The TRUE AFRICA 100 is our list of innovators, opinion-formers, game-changers, pioneers, dreamers and mavericks who we feel are shaping the Africa of today.
Xuman is the co-founder of weekly news segment Journal Rappé. Journal Rappé is a short TV segment that broadcasts news through hip hop and rap in English and Wolof. Humourous and sharp, Journal Rappé was created to engage young Africans with serious topics such as politics, climate change and corruption. The show has had millions of views. Xuman is one of Senegal’s most well-known rappers in the hip-hop scene of Dakar alongside his colleagues Keyti and Ceptik.
When did you come up with the idea that rapping the news for youth audiences might be a winning formula?
We had noticed that many young Senegalese are into watching hip-hop videos, but they had absolutely no interest in watching the newscast. They were uninformed on local, global and current events, so we decided to give them news in an entertaining hip-hop format, called Journal Rappé.
My business partners Keyti, Ceptik and I have been in the hip-hop scene as activists, for about 20 years, so we know what people on that scene are looking for and what they are interested in. We had been supporters and allies of the Y’en a Marre collective, whose mission started in 2011 to protest weak leadership in Senegal and get young people voting.
The Journal Rappé format has now been copied in Uganda, Jamaica, Vietnam and other countries.
But when we came up with our idea, we made it very clear, really early on, that we were neither supporters nor opponents of the regime. We want to provide different kinds of information on a new web platform. The only way to do that in an unbiased way was to incorporate music. Music that educates, not just party music. The Journal Rappé format has now been copied in Uganda, Jamaica, Vietnam and other countries as well.
How have you managed to remain unbiased, in such a polarised political environment?
We received a $100,000 grant from George Soros’ Open Society Initiative for West Africa, which allowed us to buy equipment and train our small team of technicians. After we started gaining traction in Senegal, we exported the Journal Rappé format to Côte d’Ivoire. Now, we are looking at other West African countries such as Niger and Nigeria. But the objective remains the same: to make the news accessible to young Africans. In that sense, we are a democratic movement.
Debates that come out of the Journal Rappé are now part of the national conversation because we have remained unbiased.
We’re successful because we have a lot of credibility. The day our viewers start perceiving that we are being manipulated by the authorities or the opposition parties, is the day that we’ll lose our reason for being. We fought for two decades for our own kind of freedom of speech and because we’re free we can criticise the government and the opposition. The debates that come out of the Journal Rappé are now part of the national conversation, precisely because we have remained unbiased.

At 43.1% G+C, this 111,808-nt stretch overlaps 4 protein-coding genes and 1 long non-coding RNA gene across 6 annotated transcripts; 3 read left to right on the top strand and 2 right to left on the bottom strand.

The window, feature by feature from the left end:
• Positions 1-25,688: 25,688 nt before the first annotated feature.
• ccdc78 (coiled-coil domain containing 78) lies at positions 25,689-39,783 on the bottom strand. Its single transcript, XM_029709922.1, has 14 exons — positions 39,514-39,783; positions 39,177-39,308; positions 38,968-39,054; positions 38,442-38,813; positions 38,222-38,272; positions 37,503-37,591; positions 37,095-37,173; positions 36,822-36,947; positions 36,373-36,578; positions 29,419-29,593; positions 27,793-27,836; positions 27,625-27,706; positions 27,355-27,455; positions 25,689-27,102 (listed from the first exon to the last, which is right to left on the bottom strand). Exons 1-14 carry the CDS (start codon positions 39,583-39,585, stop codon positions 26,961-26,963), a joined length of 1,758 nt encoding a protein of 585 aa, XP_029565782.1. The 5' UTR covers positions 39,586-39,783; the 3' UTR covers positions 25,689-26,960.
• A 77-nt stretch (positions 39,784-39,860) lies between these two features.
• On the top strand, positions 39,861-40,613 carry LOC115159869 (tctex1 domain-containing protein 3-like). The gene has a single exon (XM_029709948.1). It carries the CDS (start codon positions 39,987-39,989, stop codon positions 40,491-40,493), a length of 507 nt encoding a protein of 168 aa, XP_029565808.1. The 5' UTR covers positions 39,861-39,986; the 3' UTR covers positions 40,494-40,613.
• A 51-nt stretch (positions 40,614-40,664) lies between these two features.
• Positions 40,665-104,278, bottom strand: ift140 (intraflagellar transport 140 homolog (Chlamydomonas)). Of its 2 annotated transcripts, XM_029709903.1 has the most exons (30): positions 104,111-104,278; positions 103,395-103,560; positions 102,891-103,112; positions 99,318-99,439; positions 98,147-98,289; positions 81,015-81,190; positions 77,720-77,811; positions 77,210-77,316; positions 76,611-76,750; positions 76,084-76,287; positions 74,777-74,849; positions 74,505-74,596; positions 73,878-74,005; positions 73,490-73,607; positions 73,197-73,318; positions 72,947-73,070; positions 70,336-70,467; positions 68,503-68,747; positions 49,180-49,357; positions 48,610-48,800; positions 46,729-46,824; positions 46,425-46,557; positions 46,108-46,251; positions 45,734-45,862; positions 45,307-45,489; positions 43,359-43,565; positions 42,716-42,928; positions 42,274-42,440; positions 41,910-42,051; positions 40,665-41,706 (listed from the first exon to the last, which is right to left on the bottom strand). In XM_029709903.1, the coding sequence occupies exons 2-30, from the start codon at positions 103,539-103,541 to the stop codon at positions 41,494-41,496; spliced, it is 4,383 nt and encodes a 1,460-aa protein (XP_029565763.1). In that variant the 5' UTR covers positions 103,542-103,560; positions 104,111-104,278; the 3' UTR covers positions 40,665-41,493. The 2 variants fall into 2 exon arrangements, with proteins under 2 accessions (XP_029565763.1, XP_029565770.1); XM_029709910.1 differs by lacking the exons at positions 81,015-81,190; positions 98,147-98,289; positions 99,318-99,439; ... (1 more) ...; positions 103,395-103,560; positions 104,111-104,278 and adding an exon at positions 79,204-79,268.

Senegalese people love politics and the political clips are the most popular ones on our platform. But Senegalese people also love culture, so we criticise artists as well, by expressing our unbiased point of view. We recently launched Débat Rappé, a series of debates featuring a range of experts set to hip hop and rhyme. One of our most popular debates was around the International Monetary Fund rankings that placed Senegal as the 25th poorest country in the world. We look at the credibility of those rankings, in an effort to understand why Senegal is a so-called ‘poor’ country. We have featured debates about the Senegalese army and whether the Senegalese agree with sending troops abroad.
Right now, we are preparing a big debate around a few key environmental issues, ahead of next month’s COP21 events in Paris.
We have looked at the U.S.- Africa Leaders Summit and tried to explain why Obama and the Americans seem to care so much about Senegal and Africa in general. Do they really care? That is the debate. We’ve run parodies, spoken about Karim Wade (the son of former President Abdoulaye Wade) and whether he should stay in prison because of the corruption charges against him. Right now, we are preparing a big debate around a few key environmental issues, ahead of next month’s COP21 events in Paris, that are being held as part of the big United Nations Conference on climate change.
Who is your African of the year?
Even though their invention came out a couple of years ago, I still want to nominate Moctar Dembele and Gérard Niyondiko, the two students from Burkina Faso who created Fasoap, an African soap that was designed to help tackle malaria, which is one of the biggest killers of Africans.
Follow Xuman on Twitter @gunmanxuman
Follow Journal Rappé on Twitter @jtronline
Check out Journal Rappé’s videos on YouTube here.
Come back tomorrow for the next TRUE Africa 100 and keep up to date using the hashtag #TRUEAfrica